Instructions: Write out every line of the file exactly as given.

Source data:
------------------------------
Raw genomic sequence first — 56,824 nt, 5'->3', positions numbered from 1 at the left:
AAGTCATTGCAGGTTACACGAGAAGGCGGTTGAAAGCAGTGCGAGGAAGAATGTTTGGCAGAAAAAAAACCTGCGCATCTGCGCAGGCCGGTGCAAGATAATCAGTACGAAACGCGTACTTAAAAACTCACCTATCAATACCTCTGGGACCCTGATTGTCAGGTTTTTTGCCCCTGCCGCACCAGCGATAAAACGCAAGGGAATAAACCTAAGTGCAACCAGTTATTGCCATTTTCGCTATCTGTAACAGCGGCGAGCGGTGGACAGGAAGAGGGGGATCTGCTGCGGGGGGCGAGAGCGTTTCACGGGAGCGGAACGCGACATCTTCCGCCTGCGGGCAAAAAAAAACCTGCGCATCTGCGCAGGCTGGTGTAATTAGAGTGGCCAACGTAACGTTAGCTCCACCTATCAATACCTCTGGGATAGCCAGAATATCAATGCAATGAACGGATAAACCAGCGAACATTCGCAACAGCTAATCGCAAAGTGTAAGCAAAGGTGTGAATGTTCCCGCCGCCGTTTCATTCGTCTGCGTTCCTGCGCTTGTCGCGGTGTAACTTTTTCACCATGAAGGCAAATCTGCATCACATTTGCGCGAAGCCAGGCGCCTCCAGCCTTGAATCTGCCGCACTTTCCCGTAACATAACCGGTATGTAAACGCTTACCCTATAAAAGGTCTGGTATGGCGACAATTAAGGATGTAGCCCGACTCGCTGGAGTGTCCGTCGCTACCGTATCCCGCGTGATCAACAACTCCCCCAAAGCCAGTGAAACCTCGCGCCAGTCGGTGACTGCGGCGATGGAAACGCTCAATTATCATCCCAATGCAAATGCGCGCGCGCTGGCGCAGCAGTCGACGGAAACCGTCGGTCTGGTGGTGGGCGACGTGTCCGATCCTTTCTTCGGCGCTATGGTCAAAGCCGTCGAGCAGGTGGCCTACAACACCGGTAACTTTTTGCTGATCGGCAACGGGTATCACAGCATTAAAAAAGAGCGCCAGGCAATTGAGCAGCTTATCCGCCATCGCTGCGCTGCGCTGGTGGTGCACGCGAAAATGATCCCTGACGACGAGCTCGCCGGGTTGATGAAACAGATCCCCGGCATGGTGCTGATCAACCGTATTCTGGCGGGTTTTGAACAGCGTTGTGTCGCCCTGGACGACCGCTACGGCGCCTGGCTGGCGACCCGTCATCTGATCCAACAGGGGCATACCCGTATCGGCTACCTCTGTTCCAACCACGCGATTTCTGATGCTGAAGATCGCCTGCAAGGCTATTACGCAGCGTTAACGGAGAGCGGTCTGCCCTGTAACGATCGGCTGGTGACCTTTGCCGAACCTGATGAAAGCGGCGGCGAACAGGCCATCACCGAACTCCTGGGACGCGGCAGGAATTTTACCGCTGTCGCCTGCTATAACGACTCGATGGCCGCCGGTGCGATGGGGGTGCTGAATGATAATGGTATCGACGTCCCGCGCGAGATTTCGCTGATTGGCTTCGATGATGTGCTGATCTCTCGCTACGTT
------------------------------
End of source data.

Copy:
Raw genomic sequence first — 56,824 nt, 5'->3', positions numbered from 1 at the left:
AAGTCATTGCAGGTTACACGAGAAGGCGGTTGAAAGCAGTGCGAGGAAGAATGTTTGGCAGAAAAAAAACCTGCGCATCTGCGCAGGCCGGTGCAAGATAATCAGTACGAAACGCGTACTTAAAAACTCACCTATCAATACCTCTGGGACCCTGATTGTCAGGTTTTTTGCCCCTGCCGCACCAGCGATAAAACGCAAGGGAATAAACCTAAGTGCAACCAGTTATTGCCATTTTCGCTATCTGTAACAGCGGCGAGCGGTGGACAGGAAGAGGGGGATCTGCTGCGGGGGGCGAGAGCGTTTCACGGGAGCGGAACGCGACATCTTCCGCCTGCGGGCAAAAAAAAACCTGCGCATCTGCGCAGGCTGGTGTAATTAGAGTGGCCAACGTAACGTTAGCTCCACCTATCAATACCTCTGGGATAGCCAGAATATCAATGCAATGAACGGATAAACCAGCGAACATTCGCAACAGCTAATCGCAAAGTGTAAGCAAAGGTGTGAATGTTCCCGCCGCCGTTTCATTCGTCTGCGTTCCTGCGCTTGTCGCGGTGTAACTTTTTCACCATGAAGGCAAATCTGCATCACATTTGCGCGAAGCCAGGCGCCTCCAGCCTTGAATCTGCCGCACTTTCCCGTAACATAACCGGTATGTAAACGCTTACCCTATAAAAGGTCTGGTATGGCGACAATTAAGGATGTAGCCCGACTCGCTGGAGTGTCCGTCGCTACCGTATCCCGCGTGATCAACAACTCCCCCAAAGCCAGTGAAACCTCGCGCCAGTCGGTGACTGCGGCGATGGAAACGCTCAATTATCATCCCAATGCAAATGCGCGCGCGCTGGCGCAGCAGTCGACGGAAACCGTCGGTCTGGTGGTGGGCGACGTGTCCGATCCTTTCTTCGGCGCTATGGTCAAAGCCGTCGAGCAGGTGGCCTACAACACCGGTAACTTTTTGCTGATCGGCAACGGGTATCACAGCATTAAAAAAGAGCGCCAGGCAATTGAGCAGCTTATCCGCCATCGCTGCGCTGCGCTGGTGGTGCACGCGAAAATGATCCCTGACGACGAGCTCGCCGGGTTGATGAAACAGATCCCCGGCATGGTGCTGATCAACCGTATTCTGGCGGGTTTTGAACAGCGTTGTGTCGCCCTGGACGACCGCTACGGCGCCTGGCTGGCGACCCGTCATCTGATCCAACAGGGGCATACCCGTATCGGCTACCTCTGTTCCAACCACGCGATTTCTGATGCTGAAGATCGCCTGCAAGGCTATTACGCAGCGTTAACGGAGAGCGGTCTGCCCTGTAACGATCGGCTGGTGACCTTTGCCGAACCTGATGAAAGCGGCGGCGAACAGGCCATCACCGAACTCCTGGGACGCGGCAGGAATTTTACCGCTGTCGCCTGCTATAACGACTCGATGGCCGCCGGTGCGATGGGGGTGCTGAATGATAATGGTATCGACGTCCCGCGCGAGATTTCGCTGATTGGCTTCGATGATGTGCTGATCTCTCGCTACGTT